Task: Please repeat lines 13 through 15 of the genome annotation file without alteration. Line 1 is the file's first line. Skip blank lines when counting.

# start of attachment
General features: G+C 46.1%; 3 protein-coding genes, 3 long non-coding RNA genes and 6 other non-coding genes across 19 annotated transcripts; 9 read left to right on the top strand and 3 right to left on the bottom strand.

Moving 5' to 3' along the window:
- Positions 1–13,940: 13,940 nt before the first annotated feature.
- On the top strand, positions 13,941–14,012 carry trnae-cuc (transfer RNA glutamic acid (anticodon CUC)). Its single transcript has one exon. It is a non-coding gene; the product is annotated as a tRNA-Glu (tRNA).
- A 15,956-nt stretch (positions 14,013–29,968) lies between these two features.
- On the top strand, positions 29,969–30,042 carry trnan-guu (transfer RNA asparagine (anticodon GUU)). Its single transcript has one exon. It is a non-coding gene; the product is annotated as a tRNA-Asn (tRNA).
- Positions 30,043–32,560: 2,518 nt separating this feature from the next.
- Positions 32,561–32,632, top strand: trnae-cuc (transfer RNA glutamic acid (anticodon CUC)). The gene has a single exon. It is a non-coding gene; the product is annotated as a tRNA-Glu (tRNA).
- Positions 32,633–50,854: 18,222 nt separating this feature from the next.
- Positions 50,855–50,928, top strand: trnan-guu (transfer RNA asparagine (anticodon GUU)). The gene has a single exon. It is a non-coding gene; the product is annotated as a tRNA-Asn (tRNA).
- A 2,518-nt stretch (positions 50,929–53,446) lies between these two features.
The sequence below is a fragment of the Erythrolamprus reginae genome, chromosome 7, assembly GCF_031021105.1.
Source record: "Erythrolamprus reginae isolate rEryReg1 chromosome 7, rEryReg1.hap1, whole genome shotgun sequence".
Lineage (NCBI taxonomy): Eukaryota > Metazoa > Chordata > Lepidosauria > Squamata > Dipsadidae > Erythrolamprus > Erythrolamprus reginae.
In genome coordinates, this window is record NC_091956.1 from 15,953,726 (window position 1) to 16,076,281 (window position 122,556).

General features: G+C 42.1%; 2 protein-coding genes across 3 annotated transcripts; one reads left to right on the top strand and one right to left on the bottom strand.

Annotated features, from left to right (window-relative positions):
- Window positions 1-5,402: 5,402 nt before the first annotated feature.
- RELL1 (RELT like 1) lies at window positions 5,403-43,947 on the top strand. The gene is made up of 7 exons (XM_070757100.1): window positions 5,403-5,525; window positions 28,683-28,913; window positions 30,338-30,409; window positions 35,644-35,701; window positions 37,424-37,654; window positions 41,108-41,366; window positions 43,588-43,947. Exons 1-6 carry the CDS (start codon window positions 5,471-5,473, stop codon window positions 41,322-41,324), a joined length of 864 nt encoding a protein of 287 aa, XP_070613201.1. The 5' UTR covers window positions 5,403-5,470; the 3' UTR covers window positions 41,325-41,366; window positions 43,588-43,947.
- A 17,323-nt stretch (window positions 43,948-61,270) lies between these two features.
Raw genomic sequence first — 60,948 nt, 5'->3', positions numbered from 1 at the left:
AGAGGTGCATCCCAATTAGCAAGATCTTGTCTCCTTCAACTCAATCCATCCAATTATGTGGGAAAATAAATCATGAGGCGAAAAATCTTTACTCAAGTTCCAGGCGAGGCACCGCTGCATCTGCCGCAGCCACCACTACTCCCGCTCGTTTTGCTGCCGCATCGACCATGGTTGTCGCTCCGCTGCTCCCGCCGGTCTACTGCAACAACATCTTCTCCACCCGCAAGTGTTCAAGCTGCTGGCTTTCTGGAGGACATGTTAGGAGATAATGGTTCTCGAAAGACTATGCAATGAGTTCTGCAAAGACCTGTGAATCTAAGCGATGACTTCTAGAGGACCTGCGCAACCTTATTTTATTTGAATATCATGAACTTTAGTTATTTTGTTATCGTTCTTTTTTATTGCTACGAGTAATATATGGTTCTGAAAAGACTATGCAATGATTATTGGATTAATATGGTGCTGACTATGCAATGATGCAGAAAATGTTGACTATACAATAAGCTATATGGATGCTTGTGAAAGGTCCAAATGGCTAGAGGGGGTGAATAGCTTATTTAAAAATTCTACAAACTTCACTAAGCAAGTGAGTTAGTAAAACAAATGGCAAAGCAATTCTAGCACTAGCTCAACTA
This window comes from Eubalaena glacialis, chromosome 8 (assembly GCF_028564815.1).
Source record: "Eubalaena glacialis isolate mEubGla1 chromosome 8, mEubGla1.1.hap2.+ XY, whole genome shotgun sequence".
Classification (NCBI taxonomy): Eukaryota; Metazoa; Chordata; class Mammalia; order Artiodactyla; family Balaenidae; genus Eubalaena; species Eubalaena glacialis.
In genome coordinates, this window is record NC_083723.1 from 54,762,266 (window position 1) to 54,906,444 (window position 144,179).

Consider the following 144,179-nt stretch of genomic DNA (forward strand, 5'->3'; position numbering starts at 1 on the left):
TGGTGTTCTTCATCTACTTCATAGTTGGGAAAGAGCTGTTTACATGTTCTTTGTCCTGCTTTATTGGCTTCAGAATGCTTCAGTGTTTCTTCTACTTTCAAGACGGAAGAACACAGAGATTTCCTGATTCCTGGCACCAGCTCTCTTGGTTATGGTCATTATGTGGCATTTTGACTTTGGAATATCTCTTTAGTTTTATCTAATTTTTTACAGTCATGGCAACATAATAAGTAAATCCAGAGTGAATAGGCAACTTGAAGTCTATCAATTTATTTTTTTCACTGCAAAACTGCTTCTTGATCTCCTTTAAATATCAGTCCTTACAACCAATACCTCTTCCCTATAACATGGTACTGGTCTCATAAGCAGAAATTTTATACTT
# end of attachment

Source record: "Erythrolamprus reginae isolate rEryReg1 chromosome 7, rEryReg1.hap1, whole genome shotgun sequence".
Lineage (NCBI taxonomy): Eukaryota > Metazoa > Chordata > Lepidosauria > Squamata > Dipsadidae > Erythrolamprus > Erythrolamprus reginae.
In genome coordinates, this window is record NC_091956.1 from 15,953,726 (window position 1) to 16,076,281 (window position 122,556).